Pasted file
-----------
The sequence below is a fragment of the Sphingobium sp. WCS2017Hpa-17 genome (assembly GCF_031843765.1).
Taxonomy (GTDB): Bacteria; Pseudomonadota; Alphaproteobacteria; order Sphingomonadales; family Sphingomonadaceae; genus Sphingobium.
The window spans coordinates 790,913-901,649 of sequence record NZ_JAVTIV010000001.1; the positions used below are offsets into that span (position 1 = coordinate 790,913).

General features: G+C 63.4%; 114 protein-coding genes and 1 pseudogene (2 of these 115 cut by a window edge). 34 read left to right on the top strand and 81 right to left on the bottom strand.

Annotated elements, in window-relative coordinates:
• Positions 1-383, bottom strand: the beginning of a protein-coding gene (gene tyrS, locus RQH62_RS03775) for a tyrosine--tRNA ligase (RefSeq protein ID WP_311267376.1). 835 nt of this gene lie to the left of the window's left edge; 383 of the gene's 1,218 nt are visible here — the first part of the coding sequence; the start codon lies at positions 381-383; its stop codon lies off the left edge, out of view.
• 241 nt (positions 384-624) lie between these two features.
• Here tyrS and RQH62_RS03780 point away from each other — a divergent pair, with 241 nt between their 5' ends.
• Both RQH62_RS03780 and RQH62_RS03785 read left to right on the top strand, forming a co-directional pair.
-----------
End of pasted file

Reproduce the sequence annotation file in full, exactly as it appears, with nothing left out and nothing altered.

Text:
The sequence below is a fragment of the Sphingobium sp. WCS2017Hpa-17 genome (assembly GCF_031843765.1).
Taxonomy (GTDB): Bacteria; Pseudomonadota; Alphaproteobacteria; order Sphingomonadales; family Sphingomonadaceae; genus Sphingobium.
The window spans coordinates 790,913-901,649 of sequence record NZ_JAVTIV010000001.1; the positions used below are offsets into that span (position 1 = coordinate 790,913).

General features: G+C 63.4%; 114 protein-coding genes and 1 pseudogene (2 of these 115 cut by a window edge). 34 read left to right on the top strand and 81 right to left on the bottom strand.

Annotated elements, in window-relative coordinates:
• Positions 1-383, bottom strand: the beginning of a protein-coding gene (gene tyrS, locus RQH62_RS03775) for a tyrosine--tRNA ligase (RefSeq protein ID WP_311267376.1). 835 nt of this gene lie to the left of the window's left edge; 383 of the gene's 1,218 nt are visible here — the first part of the coding sequence; the start codon lies at positions 381-383; its stop codon lies off the left edge, out of view.
• 241 nt (positions 384-624) lie between these two features.
• Here tyrS and RQH62_RS03780 point away from each other — a divergent pair, with 241 nt between their 5' ends.
• Both RQH62_RS03780 and RQH62_RS03785 read left to right on the top strand, forming a co-directional pair.